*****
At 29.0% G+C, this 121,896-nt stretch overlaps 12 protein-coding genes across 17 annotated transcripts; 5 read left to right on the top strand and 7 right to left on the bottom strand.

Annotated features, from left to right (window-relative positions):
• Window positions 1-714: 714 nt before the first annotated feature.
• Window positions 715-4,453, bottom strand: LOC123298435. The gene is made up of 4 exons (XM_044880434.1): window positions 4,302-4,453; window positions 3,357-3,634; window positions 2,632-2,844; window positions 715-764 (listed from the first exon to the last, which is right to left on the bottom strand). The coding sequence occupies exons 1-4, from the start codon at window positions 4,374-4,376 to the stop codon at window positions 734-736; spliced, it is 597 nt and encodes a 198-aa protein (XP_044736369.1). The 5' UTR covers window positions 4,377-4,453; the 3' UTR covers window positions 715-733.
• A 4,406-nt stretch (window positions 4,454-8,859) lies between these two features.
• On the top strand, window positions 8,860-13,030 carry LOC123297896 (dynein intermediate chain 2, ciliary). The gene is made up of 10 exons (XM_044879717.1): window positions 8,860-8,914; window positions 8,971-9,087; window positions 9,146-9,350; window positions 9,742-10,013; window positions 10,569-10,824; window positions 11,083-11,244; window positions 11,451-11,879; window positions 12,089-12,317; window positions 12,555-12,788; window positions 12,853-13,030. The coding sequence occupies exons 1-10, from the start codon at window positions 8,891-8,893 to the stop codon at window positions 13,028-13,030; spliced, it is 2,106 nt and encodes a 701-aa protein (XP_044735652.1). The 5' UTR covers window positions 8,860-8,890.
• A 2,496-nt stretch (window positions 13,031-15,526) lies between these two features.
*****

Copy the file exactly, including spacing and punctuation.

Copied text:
At 29.0% G+C, this 121,896-nt stretch overlaps 12 protein-coding genes across 17 annotated transcripts; 5 read left to right on the top strand and 7 right to left on the bottom strand.

Annotated features, from left to right (window-relative positions):
• Window positions 1-714: 714 nt before the first annotated feature.
• Window positions 715-4,453, bottom strand: LOC123298435. The gene is made up of 4 exons (XM_044880434.1): window positions 4,302-4,453; window positions 3,357-3,634; window positions 2,632-2,844; window positions 715-764 (listed from the first exon to the last, which is right to left on the bottom strand). The coding sequence occupies exons 1-4, from the start codon at window positions 4,374-4,376 to the stop codon at window positions 734-736; spliced, it is 597 nt and encodes a 198-aa protein (XP_044736369.1). The 5' UTR covers window positions 4,377-4,453; the 3' UTR covers window positions 715-733.
• A 4,406-nt stretch (window positions 4,454-8,859) lies between these two features.
• On the top strand, window positions 8,860-13,030 carry LOC123297896 (dynein intermediate chain 2, ciliary). The gene is made up of 10 exons (XM_044879717.1): window positions 8,860-8,914; window positions 8,971-9,087; window positions 9,146-9,350; window positions 9,742-10,013; window positions 10,569-10,824; window positions 11,083-11,244; window positions 11,451-11,879; window positions 12,089-12,317; window positions 12,555-12,788; window positions 12,853-13,030. The coding sequence occupies exons 1-10, from the start codon at window positions 8,891-8,893 to the stop codon at window positions 13,028-13,030; spliced, it is 2,106 nt and encodes a 701-aa protein (XP_044735652.1). The 5' UTR covers window positions 8,860-8,890.
• A 2,496-nt stretch (window positions 13,031-15,526) lies between these two features.